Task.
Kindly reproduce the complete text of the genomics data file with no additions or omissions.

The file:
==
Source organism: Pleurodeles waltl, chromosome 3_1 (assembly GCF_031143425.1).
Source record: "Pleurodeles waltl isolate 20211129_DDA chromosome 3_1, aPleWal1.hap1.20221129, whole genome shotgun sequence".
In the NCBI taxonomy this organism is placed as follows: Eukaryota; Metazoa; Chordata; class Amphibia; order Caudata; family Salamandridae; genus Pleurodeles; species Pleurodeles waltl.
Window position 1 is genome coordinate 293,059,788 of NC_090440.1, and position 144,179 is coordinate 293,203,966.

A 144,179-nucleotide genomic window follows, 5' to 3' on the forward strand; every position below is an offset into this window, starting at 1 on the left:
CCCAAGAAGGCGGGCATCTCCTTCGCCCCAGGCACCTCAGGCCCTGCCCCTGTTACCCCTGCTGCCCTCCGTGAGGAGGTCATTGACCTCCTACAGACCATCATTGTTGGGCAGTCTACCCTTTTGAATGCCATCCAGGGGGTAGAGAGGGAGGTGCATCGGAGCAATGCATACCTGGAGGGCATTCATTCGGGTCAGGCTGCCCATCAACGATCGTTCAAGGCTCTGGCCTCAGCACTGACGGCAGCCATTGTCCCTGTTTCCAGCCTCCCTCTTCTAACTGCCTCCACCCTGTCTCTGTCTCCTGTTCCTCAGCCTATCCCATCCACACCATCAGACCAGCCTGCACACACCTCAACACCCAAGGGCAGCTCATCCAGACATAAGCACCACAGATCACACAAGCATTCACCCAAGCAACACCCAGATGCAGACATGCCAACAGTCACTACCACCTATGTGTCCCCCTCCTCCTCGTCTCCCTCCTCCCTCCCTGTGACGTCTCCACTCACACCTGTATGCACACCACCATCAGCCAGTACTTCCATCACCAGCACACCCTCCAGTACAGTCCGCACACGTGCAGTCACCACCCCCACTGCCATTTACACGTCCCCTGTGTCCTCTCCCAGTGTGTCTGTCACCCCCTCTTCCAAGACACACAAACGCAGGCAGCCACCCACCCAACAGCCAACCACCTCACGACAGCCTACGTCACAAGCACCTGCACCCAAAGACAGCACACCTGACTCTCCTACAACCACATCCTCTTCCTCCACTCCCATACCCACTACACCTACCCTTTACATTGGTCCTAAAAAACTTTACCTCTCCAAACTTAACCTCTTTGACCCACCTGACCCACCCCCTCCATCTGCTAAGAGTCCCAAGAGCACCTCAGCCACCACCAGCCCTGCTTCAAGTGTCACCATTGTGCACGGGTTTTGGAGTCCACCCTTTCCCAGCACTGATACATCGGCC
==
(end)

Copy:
Source organism: Pleurodeles waltl, chromosome 3_1 (assembly GCF_031143425.1).
Source record: "Pleurodeles waltl isolate 20211129_DDA chromosome 3_1, aPleWal1.hap1.20221129, whole genome shotgun sequence".
In the NCBI taxonomy this organism is placed as follows: Eukaryota; Metazoa; Chordata; class Amphibia; order Caudata; family Salamandridae; genus Pleurodeles; species Pleurodeles waltl.
Window position 1 is genome coordinate 293,059,788 of NC_090440.1, and position 144,179 is coordinate 293,203,966.

A 144,179-nucleotide genomic window follows, 5' to 3' on the forward strand; every position below is an offset into this window, starting at 1 on the left:
CCCAAGAAGGCGGGCATCTCCTTCGCCCCAGGCACCTCAGGCCCTGCCCCTGTTACCCCTGCTGCCCTCCGTGAGGAGGTCATTGACCTCCTACAGACCATCATTGTTGGGCAGTCTACCCTTTTGAATGCCATCCAGGGGGTAGAGAGGGAGGTGCATCGGAGCAATGCATACCTGGAGGGCATTCATTCGGGTCAGGCTGCCCATCAACGATCGTTCAAGGCTCTGGCCTCAGCACTGACGGCAGCCATTGTCCCTGTTTCCAGCCTCCCTCTTCTAACTGCCTCCACCCTGTCTCTGTCTCCTGTTCCTCAGCCTATCCCATCCACACCATCAGACCAGCCTGCACACACCTCAACACCCAAGGGCAGCTCATCCAGACATAAGCACCACAGATCACACAAGCATTCACCCAAGCAACACCCAGATGCAGACATGCCAACAGTCACTACCACCTATGTGTCCCCCTCCTCCTCGTCTCCCTCCTCCCTCCCTGTGACGTCTCCACTCACACCTGTATGCACACCACCATCAGCCAGTACTTCCATCACCAGCACACCCTCCAGTACAGTCCGCACACGTGCAGTCACCACCCCCACTGCCATTTACACGTCCCCTGTGTCCTCTCCCAGTGTGTCTGTCACCCCCTCTTCCAAGACACACAAACGCAGGCAGCCACCCACCCAACAGCCAACCACCTCACGACAGCCTACGTCACAAGCACCTGCACCCAAAGACAGCACACCTGACTCTCCTACAACCACATCCTCTTCCTCCACTCCCATACCCACTACACCTACCCTTTACATTGGTCCTAAAAAACTTTACCTCTCCAAACTTAACCTCTTTGACCCACCTGACCCACCCCCTCCATCTGCTAAGAGTCCCAAGAGCACCTCAGCCACCACCAGCCCTGCTTCAAGTGTCACCATTGTGCACGGGTTTTGGAGTCCACCCTTTCCCAGCACTGATACATCGGCC